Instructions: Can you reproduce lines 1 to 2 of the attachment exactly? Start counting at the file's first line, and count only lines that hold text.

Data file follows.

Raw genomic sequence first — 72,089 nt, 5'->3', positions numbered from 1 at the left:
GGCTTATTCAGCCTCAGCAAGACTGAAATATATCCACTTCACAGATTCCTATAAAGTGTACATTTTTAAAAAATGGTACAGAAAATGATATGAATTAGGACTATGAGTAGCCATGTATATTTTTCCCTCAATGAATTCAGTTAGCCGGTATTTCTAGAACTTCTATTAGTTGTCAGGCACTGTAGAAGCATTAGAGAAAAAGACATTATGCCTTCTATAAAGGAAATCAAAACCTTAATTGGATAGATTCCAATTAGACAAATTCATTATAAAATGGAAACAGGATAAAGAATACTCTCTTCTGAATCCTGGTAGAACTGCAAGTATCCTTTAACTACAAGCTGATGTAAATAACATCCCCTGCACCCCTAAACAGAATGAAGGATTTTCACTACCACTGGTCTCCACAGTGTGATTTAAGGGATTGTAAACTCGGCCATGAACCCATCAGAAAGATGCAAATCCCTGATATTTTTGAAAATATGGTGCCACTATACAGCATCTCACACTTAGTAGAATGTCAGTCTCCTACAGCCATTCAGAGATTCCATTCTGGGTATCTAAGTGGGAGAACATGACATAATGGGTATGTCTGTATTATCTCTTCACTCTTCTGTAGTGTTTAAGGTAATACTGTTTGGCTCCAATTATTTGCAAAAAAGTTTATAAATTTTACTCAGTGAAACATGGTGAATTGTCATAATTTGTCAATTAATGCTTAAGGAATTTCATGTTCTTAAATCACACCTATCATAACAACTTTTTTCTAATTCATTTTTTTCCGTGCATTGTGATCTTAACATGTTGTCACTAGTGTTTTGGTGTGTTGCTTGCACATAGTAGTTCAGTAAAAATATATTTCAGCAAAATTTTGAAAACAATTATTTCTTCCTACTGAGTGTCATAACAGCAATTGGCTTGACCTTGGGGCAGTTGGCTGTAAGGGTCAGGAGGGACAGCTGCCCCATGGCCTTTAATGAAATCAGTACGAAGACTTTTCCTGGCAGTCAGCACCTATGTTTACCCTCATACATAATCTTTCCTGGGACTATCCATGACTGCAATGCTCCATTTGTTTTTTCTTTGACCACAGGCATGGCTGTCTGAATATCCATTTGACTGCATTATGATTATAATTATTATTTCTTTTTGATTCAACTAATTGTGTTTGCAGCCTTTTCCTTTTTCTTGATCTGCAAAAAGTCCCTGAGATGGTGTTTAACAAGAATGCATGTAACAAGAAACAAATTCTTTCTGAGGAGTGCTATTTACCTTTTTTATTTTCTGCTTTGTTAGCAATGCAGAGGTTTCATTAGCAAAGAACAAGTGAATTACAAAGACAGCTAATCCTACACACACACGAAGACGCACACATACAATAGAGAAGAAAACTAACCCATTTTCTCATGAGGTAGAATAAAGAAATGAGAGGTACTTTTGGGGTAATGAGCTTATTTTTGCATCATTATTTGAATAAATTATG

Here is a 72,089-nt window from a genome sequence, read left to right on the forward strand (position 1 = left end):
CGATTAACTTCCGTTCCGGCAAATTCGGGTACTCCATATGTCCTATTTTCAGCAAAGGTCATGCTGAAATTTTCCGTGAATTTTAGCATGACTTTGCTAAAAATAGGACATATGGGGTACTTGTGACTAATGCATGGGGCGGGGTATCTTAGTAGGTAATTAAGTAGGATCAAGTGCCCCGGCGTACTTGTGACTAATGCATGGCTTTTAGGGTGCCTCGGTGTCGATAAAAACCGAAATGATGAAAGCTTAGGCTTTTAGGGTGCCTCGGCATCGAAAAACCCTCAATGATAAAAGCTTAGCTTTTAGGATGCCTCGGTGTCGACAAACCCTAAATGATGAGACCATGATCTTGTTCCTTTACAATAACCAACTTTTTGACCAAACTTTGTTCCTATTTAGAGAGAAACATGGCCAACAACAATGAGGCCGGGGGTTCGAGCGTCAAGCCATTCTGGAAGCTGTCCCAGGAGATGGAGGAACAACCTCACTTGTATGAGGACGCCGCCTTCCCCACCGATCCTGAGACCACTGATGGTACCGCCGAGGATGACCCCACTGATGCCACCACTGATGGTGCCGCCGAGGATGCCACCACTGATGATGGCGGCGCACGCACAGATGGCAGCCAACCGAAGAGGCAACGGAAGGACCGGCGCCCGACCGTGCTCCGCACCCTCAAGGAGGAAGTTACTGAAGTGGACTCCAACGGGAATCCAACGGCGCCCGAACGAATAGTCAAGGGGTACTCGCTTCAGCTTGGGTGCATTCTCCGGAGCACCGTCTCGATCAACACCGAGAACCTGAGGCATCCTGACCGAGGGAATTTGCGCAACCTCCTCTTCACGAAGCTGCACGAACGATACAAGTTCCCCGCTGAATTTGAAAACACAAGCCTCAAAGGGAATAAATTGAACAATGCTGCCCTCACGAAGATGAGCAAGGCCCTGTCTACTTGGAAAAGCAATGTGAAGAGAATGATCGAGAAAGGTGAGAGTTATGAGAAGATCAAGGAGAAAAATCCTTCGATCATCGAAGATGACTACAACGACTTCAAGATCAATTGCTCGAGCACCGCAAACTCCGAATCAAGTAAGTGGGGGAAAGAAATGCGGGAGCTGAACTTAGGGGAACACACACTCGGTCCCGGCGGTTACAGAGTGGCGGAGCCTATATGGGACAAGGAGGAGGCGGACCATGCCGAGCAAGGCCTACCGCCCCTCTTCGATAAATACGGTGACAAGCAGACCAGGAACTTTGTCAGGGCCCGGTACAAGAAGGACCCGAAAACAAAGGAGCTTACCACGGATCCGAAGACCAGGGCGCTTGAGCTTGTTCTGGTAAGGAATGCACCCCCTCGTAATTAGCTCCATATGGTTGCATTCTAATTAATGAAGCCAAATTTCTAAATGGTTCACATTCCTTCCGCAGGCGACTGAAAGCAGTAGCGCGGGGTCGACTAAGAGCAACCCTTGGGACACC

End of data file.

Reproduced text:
Raw genomic sequence first — 72,089 nt, 5'->3', positions numbered from 1 at the left:
GGCTTATTCAGCCTCAGCAAGACTGAAATATATCCACTTCACAGATTCCTATAAAGTGTACATTTTTAAAAAATGGTACAGAAAATGATATGAATTAGGACTATGAGTAGCCATGTATATTTTTCCCTCAATGAATTCAGTTAGCCGGTATTTCTAGAACTTCTATTAGTTGTCAGGCACTGTAGAAGCATTAGAGAAAAAGACATTATGCCTTCTATAAAGGAAATCAAAACCTTAATTGGATAGATTCCAATTAGACAAATTCATTATAAAATGGAAACAGGATAAAGAATACTCTCTTCTGAATCCTGGTAGAACTGCAAGTATCCTTTAACTACAAGCTGATGTAAATAACATCCCCTGCACCCCTAAACAGAATGAAGGATTTTCACTACCACTGGTCTCCACAGTGTGATTTAAGGGATTGTAAACTCGGCCATGAACCCATCAGAAAGATGCAAATCCCTGATATTTTTGAAAATATGGTGCCACTATACAGCATCTCACACTTAGTAGAATGTCAGTCTCCTACAGCCATTCAGAGATTCCATTCTGGGTATCTAAGTGGGAGAACATGACATAATGGGTATGTCTGTATTATCTCTTCACTCTTCTGTAGTGTTTAAGGTAATACTGTTTGGCTCCAATTATTTGCAAAAAAGTTTATAAATTTTACTCAGTGAAACATGGTGAATTGTCATAATTTGTCAATTAATGCTTAAGGAATTTCATGTTCTTAAATCACACCTATCATAACAACTTTTTTCTAATTCATTTTTTTCCGTGCATTGTGATCTTAACATGTTGTCACTAGTGTTTTGGTGTGTTGCTTGCACATAGTAGTTCAGTAAAAATATATTTCAGCAAAATTTTGAAAACAATTATTTCTTCCTACTGAGTGTCATAACAGCAATTGGCTTGACCTTGGGGCAGTTGGCTGTAAGGGTCAGGAGGGACAGCTGCCCCATGGCCTTTAATGAAATCAGTACGAAGACTTTTCCTGGCAGTCAGCACCTATGTTTACCCTCATACATAATCTTTCCTGGGACTATCCATGACTGCAATGCTCCATTTGTTTTTTCTTTGACCACAGGCATGGCTGTCTGAATATCCATTTGACTGCATTATGATTATAATTATTATTTCTTTTTGATTCAACTAATTGTGTTTGCAGCCTTTTCCTTTTTCTTGATCTGCAAAAAGTCCCTGAGATGGTGTTTAACAAGAATGCATGTAACAAGAAACAAATTCTTTCTGAGGAGTGCTATTTACCTTTTTTATTTTCTGCTTTGTTAGCAATGCAGAGGTTTCATTAGCAAAGAACAAGTGAATTACAAAGACAGCTAATCCTACACACACACGAAGACGCACACATACAATAGAGAAGAAAACTAACCCATTTTCTCATGAGGTAGAATAAAGAAATGAGAGGTACTTTTGGGGTAATGAGCTTATTTTTGCATCATTATTTGAATAAATTATG